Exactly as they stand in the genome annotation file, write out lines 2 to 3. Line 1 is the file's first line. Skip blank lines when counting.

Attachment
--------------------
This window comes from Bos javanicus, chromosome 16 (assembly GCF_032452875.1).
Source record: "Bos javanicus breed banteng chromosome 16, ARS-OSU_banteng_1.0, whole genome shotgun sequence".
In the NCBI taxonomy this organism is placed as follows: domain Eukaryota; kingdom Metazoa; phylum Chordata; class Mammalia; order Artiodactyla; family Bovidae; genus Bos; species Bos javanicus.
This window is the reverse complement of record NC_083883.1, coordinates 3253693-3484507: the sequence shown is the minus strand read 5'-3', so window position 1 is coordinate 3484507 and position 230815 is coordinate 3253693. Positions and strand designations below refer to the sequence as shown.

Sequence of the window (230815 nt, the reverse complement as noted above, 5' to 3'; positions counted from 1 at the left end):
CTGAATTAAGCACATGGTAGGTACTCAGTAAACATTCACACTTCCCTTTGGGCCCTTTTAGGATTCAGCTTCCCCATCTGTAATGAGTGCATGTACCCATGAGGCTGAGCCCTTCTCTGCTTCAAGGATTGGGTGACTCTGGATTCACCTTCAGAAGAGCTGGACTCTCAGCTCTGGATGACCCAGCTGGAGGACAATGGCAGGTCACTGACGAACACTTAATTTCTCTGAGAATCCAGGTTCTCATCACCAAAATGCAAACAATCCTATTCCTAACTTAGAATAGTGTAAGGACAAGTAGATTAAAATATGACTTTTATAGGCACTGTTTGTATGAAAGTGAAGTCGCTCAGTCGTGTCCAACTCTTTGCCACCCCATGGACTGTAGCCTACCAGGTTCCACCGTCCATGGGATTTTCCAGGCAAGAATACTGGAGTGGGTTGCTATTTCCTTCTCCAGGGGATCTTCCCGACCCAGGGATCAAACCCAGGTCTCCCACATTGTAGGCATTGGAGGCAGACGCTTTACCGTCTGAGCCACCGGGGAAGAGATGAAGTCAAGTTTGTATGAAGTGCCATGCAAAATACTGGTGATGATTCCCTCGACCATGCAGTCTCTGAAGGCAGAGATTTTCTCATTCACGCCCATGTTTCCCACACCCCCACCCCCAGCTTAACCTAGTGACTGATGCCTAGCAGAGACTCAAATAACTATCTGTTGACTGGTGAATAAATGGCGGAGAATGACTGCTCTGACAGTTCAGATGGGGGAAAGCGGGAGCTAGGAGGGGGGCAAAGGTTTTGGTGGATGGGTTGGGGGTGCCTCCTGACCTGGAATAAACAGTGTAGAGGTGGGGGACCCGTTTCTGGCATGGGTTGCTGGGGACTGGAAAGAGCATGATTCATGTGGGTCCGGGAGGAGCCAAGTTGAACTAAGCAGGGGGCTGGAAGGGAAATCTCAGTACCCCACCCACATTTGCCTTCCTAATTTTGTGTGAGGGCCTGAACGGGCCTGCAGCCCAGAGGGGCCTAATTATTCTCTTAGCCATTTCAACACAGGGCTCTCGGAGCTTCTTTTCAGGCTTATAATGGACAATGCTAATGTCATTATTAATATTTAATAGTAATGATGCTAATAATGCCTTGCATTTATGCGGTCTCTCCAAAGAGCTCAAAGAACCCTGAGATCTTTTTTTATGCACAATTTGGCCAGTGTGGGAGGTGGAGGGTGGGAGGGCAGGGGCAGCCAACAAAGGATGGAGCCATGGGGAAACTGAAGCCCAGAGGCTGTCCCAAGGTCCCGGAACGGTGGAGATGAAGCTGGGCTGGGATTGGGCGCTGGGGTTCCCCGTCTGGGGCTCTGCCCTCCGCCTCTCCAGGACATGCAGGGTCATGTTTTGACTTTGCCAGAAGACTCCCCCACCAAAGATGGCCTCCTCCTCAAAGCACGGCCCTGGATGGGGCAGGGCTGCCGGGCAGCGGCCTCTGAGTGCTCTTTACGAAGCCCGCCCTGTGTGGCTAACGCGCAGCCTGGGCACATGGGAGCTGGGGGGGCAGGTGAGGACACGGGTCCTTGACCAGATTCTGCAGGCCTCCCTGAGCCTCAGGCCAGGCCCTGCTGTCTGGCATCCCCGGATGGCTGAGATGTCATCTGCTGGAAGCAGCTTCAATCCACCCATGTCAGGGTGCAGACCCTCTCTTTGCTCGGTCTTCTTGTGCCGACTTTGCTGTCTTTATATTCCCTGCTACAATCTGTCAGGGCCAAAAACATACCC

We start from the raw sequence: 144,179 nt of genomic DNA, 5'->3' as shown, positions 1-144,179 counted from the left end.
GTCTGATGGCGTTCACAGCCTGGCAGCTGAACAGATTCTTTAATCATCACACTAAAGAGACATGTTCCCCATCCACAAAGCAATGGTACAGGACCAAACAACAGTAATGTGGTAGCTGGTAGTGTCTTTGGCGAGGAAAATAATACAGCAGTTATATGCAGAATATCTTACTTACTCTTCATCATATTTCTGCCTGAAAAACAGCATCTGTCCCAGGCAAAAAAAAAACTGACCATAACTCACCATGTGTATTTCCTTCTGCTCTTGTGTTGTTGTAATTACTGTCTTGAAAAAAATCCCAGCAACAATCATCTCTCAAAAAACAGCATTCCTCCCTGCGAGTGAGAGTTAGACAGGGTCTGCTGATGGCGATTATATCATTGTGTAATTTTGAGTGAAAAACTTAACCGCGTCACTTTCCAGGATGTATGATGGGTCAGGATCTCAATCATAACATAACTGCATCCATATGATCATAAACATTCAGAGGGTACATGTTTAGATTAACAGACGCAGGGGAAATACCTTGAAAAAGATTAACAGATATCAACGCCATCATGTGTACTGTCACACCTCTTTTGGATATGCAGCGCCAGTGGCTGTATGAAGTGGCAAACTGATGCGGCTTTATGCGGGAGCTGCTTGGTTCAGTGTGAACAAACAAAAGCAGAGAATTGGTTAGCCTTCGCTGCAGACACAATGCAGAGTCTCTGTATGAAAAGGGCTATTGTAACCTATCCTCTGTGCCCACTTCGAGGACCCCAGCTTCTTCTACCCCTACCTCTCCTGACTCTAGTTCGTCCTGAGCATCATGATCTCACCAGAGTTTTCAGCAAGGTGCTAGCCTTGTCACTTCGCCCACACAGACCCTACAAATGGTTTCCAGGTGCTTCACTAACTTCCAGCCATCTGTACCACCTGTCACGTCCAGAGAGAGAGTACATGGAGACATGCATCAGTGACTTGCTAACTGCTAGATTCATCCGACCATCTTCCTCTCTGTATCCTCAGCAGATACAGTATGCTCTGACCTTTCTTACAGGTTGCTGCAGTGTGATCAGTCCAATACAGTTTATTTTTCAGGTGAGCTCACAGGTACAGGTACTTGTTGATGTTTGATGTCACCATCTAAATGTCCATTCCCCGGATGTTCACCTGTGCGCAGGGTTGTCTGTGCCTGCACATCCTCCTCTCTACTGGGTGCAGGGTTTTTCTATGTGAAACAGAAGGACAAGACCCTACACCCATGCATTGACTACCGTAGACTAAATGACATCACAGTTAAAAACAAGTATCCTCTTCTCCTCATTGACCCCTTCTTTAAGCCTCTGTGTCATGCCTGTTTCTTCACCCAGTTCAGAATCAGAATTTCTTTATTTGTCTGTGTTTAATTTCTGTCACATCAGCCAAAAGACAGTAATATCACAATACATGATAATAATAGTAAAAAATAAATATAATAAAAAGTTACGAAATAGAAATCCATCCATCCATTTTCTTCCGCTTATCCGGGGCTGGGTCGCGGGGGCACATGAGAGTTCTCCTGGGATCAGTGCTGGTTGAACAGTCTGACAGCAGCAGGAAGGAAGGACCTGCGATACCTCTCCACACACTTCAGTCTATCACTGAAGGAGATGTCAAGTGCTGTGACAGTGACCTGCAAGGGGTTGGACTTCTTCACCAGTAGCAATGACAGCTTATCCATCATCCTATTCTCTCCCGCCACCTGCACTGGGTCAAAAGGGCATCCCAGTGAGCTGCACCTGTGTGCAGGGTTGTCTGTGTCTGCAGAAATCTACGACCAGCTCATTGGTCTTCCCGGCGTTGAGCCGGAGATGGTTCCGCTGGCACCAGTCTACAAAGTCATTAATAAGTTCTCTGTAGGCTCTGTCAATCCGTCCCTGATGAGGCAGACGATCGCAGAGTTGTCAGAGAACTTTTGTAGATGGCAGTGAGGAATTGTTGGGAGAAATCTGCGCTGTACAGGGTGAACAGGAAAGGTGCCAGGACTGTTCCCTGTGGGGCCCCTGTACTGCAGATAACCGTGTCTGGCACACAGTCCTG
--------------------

Source record: "Bos javanicus breed banteng chromosome 16, ARS-OSU_banteng_1.0, whole genome shotgun sequence".
In the NCBI taxonomy this organism is placed as follows: domain Eukaryota; kingdom Metazoa; phylum Chordata; class Mammalia; order Artiodactyla; family Bovidae; genus Bos; species Bos javanicus.